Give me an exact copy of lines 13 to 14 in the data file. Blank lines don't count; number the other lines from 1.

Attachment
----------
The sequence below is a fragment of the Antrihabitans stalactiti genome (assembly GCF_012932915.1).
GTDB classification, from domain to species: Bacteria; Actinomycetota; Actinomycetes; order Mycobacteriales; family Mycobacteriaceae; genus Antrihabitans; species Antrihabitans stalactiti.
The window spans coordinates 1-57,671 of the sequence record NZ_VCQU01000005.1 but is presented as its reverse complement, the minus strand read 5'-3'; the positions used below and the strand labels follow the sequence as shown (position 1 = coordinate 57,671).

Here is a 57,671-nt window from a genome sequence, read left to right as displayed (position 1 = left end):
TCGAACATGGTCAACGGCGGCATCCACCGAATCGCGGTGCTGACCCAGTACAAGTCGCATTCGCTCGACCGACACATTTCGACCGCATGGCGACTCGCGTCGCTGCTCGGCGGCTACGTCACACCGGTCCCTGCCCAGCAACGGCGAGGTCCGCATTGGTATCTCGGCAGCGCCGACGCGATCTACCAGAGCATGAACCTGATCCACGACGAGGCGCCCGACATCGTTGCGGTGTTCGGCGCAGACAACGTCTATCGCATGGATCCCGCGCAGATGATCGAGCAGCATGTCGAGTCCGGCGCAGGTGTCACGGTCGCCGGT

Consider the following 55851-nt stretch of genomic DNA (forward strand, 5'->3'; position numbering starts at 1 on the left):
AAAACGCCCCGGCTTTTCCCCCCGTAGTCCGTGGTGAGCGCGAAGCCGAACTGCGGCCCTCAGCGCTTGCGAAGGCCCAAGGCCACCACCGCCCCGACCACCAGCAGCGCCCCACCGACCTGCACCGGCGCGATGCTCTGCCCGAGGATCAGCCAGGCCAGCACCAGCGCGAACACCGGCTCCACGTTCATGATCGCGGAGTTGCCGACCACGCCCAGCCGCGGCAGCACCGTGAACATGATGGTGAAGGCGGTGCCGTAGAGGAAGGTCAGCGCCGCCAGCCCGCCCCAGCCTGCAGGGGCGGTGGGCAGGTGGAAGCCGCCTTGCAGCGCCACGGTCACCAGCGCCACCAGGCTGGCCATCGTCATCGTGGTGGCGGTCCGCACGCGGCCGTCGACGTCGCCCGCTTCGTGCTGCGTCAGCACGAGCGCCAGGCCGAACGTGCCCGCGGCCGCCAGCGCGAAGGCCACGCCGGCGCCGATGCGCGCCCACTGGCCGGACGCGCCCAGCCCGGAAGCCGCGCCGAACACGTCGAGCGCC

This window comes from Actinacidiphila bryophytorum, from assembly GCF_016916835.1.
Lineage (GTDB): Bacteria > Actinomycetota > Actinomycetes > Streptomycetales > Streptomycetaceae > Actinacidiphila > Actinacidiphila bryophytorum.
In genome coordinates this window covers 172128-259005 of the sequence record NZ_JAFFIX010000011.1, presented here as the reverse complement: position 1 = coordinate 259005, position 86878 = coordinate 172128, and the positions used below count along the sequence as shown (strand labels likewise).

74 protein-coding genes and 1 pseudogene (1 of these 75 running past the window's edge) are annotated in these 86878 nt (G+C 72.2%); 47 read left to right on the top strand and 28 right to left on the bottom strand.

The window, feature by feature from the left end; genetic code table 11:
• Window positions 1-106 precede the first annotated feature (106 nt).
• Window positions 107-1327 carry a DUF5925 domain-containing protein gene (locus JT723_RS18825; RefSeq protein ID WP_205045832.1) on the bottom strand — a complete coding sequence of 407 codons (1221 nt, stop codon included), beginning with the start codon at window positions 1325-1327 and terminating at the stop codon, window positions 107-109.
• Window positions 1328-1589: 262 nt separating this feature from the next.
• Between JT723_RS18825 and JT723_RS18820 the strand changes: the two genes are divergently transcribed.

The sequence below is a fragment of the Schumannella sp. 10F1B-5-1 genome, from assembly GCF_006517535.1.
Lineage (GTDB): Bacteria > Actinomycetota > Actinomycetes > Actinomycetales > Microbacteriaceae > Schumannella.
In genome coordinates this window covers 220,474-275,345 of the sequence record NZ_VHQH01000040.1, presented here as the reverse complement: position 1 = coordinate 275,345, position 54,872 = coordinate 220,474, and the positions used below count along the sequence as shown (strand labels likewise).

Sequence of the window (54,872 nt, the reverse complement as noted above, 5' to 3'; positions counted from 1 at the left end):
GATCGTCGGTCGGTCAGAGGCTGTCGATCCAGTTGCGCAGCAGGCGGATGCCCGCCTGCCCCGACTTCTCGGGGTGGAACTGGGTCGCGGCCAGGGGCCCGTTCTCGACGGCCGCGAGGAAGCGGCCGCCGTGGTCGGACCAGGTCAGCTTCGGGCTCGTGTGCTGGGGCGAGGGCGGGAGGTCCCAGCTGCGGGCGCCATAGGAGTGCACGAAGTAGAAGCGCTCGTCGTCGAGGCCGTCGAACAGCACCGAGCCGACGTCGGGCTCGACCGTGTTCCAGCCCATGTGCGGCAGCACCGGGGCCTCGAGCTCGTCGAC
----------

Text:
• Window positions 1-106 precede the first annotated feature (106 nt).
• Window positions 107-1327 carry a DUF5925 domain-containing protein gene (locus JT723_RS18825; RefSeq protein ID WP_205045832.1) on the bottom strand — a complete coding sequence of 407 codons (1221 nt, stop codon included), beginning with the start codon at window positions 1325-1327 and terminating at the stop codon, window positions 107-109.